ESPN contributor rips Eagles Michael Vick

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After the reports of former quarterback Joe Theismann saying that Philadelphia Eagles QB Michael Vick was not a MVP candidate, special contributor Nils Lofgren added his opinion this afternoon about Vick. Based on Lofgren’s comments posted on the ESPN website this afternoon, I feel as I must comment.

I will start by saying that I am not a Philadelphia Eagles fan, I am not or ever was a fan of Michael Vick when he played for the Atlanta Falcons, and I have no vested interest in seeing Vick continue to succeed in the NFL. The author of this article I linked above wishes to try to tie MLB player Josh Hamilton’s problems to Michael Vick at the start of the column.

It is obvious that Nils Lofgren does not wish to extend any sort of second chance to Michael Vick, unless Vick returned to society as some sort of pedestrian worker. Lofgren does not think that Vick, after spending his time in federal prison, should be able to return to the NFL playing field. Lofgren writes that a second chance should never be granted to someone like Vick , who filed bankruptcy and is playing for much less than his ability can generate on the open market.

I happen to love animals. We adopted our recent addition to the family, a 13 pound Bengal cat, just before she was going to be put down. I can understand Mr. Lofgren’s concern regarding how animals are treated. No one can call our family hypocritical, there is always a tray of food outside for our neighborhood cats. But, for as much as I dislike what Michael Vick was involved with prior to his incarceration, he has served his time and needs to be allowed a second chance.

Lofgren states his desire that the NFL should have banned him for life from the league based on his involvement in dog fighting, reprehensible, yes. But exactly at what point do you draw the line?

Vick was charged for interstate gambling on his federal charge, convicted and served his time. Baltimore Ravens WR Donte Stallworth struck a man, killed him, while driving drunk, served 30 days in jail and is back playing in the league. So what is the difference? Vick served exponentially more time than Stallworth who kills a human being, and that charge is simply dismissed by those who view Vick currently? Is Mr. Lofgren another animal rights activist who thinks that animals should have more rights than humans? Again, I don’t excuse anything that Vick has done in his past, but at what point does his penance for his crimes become past history?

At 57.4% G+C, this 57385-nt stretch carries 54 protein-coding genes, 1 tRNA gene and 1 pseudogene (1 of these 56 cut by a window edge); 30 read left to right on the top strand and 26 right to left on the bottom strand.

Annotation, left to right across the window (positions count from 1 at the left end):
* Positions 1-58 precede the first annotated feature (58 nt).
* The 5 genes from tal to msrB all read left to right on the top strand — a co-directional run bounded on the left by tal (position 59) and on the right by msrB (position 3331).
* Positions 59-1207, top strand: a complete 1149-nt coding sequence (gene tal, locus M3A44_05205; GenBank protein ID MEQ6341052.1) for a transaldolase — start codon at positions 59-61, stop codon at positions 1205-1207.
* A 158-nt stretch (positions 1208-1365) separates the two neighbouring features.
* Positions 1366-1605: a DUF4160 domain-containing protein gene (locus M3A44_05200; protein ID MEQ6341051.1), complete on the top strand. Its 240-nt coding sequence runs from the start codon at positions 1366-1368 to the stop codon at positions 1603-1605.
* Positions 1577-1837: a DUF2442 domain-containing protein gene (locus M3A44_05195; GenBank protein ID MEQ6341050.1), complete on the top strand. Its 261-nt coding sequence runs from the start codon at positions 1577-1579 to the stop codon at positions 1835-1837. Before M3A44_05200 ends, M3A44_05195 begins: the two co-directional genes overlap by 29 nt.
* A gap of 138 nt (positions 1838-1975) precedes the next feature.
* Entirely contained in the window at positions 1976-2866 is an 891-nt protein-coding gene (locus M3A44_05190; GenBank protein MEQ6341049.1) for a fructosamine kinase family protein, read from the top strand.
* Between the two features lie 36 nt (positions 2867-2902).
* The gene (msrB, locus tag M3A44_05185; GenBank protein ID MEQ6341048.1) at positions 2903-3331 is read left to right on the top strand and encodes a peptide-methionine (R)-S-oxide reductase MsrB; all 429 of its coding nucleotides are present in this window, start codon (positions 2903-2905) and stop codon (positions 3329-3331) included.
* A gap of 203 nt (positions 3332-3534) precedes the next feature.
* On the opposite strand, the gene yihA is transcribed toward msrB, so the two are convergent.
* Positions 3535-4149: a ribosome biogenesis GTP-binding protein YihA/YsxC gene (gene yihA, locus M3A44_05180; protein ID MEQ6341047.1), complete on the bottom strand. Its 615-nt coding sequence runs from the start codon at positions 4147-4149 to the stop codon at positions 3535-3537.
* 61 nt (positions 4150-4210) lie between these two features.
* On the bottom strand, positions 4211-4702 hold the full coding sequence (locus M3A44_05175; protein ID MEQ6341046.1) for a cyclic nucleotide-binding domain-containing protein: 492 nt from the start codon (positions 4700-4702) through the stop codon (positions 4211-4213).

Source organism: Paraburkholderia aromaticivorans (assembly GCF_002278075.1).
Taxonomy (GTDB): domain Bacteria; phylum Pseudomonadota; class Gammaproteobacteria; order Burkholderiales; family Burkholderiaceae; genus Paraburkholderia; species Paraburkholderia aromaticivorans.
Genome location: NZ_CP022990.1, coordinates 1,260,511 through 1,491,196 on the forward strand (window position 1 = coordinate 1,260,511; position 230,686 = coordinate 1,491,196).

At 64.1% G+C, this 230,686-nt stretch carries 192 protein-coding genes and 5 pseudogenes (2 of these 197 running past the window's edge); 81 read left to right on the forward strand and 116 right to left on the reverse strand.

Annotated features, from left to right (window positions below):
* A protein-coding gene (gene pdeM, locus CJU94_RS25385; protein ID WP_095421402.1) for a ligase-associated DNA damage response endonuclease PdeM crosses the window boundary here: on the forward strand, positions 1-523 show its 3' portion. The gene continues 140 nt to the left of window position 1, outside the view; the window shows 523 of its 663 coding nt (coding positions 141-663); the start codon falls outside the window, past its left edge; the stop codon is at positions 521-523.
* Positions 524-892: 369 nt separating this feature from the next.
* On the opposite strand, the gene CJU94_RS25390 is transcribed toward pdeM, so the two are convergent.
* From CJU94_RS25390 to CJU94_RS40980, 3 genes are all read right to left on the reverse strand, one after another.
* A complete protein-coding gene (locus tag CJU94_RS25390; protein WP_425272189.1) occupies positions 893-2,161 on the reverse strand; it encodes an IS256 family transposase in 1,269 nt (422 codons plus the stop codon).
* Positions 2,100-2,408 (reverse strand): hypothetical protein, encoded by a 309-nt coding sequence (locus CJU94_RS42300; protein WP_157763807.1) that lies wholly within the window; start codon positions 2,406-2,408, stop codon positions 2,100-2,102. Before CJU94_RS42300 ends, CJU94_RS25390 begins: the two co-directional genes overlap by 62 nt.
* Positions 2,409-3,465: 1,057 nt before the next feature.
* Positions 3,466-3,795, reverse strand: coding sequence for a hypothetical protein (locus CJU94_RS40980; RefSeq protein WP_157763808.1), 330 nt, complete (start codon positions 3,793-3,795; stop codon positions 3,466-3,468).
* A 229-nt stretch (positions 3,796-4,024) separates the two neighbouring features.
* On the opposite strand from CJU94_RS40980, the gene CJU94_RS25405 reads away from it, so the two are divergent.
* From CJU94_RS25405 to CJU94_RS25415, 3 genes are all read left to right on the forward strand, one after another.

Somehow Stallworth did his 30 days and his return to the league is different than Vick’s? I don’t think so. Both players did something egregiously wrong. Both players have been given a second chance, and I think that is what the right choice should have been. I hope that Mr. Lofgren never needs a second chance in this life, because in his column, he built a seriously high glass house around himself.

As I stated, I am not a Michael Vick fan, but as a NFL football fan, I realize just how committed he is to having his second chance in the NFL and that is something I applaud.


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  • Average_Joseph

    I cannot say strongly enough how much I agree with you. When is a man allowed to serve his punishment, regret his previous actions and move on with his life? I’m not saying forget what he did but there comes a time to forgive. I have my own open letter to Mr. Lofgren:

    Mr. Lofgren,

    Who cares what your opinion is; you are a musician and that is all. Also, who are you to decide what person should be given a second chance? The man has done his time, lost millions and seems genuinely remorseful. Please send your open letters to people who care what over-indulgent celebrities think.

    Sincerely,
    Average_Joseph

    If people find this too harsh, too bad, I am sick and tired of hearing from “know nothing do good” celebrities.